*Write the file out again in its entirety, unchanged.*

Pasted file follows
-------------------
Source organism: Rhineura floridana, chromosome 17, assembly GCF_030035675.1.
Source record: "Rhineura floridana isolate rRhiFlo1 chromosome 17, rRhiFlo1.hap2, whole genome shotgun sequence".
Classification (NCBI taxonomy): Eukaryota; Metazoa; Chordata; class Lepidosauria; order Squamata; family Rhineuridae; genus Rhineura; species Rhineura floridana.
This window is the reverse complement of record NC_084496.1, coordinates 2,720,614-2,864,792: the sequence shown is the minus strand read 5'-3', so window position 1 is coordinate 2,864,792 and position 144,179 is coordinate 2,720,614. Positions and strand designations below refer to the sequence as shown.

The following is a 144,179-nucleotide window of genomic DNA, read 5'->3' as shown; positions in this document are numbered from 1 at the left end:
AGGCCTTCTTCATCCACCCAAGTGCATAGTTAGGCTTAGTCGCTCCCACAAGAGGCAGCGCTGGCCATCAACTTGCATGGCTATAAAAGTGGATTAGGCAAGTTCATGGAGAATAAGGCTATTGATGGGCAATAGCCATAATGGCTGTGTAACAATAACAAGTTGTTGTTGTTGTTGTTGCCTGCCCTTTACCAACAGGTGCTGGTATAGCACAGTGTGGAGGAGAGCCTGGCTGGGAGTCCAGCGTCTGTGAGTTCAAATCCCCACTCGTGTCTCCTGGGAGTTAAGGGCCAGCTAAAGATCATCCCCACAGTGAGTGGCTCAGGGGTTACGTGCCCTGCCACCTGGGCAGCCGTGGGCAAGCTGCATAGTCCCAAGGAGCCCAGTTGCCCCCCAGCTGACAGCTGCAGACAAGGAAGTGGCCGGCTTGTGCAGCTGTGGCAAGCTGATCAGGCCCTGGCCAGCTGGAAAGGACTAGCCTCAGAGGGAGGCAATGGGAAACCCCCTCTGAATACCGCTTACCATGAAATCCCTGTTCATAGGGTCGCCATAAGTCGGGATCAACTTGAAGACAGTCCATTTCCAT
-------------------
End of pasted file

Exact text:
Source organism: Rhineura floridana, chromosome 17, assembly GCF_030035675.1.
Source record: "Rhineura floridana isolate rRhiFlo1 chromosome 17, rRhiFlo1.hap2, whole genome shotgun sequence".
Classification (NCBI taxonomy): Eukaryota; Metazoa; Chordata; class Lepidosauria; order Squamata; family Rhineuridae; genus Rhineura; species Rhineura floridana.
This window is the reverse complement of record NC_084496.1, coordinates 2,720,614-2,864,792: the sequence shown is the minus strand read 5'-3', so window position 1 is coordinate 2,864,792 and position 144,179 is coordinate 2,720,614. Positions and strand designations below refer to the sequence as shown.

The following is a 144,179-nucleotide window of genomic DNA, read 5'->3' as shown; positions in this document are numbered from 1 at the left end:
AGGCCTTCTTCATCCACCCAAGTGCATAGTTAGGCTTAGTCGCTCCCACAAGAGGCAGCGCTGGCCATCAACTTGCATGGCTATAAAAGTGGATTAGGCAAGTTCATGGAGAATAAGGCTATTGATGGGCAATAGCCATAATGGCTGTGTAACAATAACAAGTTGTTGTTGTTGTTGTTGCCTGCCCTTTACCAACAGGTGCTGGTATAGCACAGTGTGGAGGAGAGCCTGGCTGGGAGTCCAGCGTCTGTGAGTTCAAATCCCCACTCGTGTCTCCTGGGAGTTAAGGGCCAGCTAAAGATCATCCCCACAGTGAGTGGCTCAGGGGTTACGTGCCCTGCCACCTGGGCAGCCGTGGGCAAGCTGCATAGTCCCAAGGAGCCCAGTTGCCCCCCAGCTGACAGCTGCAGACAAGGAAGTGGCCGGCTTGTGCAGCTGTGGCAAGCTGATCAGGCCCTGGCCAGCTGGAAAGGACTAGCCTCAGAGGGAGGCAATGGGAAACCCCCTCTGAATACCGCTTACCATGAAATCCCTGTTCATAGGGTCGCCATAAGTCGGGATCAACTTGAAGACAGTCCATTTCCAT